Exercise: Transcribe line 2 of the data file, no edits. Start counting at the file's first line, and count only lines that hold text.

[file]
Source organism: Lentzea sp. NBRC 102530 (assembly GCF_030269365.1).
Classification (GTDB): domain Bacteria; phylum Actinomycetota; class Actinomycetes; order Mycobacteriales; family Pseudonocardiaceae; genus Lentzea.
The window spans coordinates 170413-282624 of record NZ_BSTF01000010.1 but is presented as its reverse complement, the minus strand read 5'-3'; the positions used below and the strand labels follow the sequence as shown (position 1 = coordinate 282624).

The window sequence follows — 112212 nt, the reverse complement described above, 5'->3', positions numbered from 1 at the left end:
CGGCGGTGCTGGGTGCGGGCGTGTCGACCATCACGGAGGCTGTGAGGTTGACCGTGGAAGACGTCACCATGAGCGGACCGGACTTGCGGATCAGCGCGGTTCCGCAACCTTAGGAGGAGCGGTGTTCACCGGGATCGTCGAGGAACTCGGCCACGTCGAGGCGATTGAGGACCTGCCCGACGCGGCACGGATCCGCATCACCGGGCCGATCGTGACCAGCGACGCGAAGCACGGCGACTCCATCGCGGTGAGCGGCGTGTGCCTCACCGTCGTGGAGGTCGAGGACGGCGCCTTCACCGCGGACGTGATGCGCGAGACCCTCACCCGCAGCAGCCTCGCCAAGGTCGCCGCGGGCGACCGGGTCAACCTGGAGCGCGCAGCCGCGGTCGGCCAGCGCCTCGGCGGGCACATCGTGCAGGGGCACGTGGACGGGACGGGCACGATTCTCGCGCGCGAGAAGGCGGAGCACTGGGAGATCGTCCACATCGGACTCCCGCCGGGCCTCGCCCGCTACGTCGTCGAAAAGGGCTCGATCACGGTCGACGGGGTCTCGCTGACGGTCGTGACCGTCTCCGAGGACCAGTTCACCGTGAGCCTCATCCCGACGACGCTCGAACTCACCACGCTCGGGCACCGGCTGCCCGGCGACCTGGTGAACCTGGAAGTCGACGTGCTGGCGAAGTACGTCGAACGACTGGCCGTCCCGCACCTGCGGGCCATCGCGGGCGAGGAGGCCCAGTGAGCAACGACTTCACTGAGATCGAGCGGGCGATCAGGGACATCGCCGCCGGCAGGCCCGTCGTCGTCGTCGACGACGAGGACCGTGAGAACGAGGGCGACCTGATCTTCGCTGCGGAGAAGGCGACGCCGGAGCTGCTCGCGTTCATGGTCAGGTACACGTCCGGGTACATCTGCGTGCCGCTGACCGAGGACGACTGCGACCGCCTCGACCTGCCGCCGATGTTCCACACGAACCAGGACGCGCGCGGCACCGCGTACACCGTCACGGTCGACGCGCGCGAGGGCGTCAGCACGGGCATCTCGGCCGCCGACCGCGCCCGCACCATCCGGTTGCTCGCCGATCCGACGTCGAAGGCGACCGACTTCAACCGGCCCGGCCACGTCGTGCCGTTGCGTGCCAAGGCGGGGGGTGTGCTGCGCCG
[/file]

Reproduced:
Classification (GTDB): domain Bacteria; phylum Actinomycetota; class Actinomycetes; order Mycobacteriales; family Pseudonocardiaceae; genus Lentzea.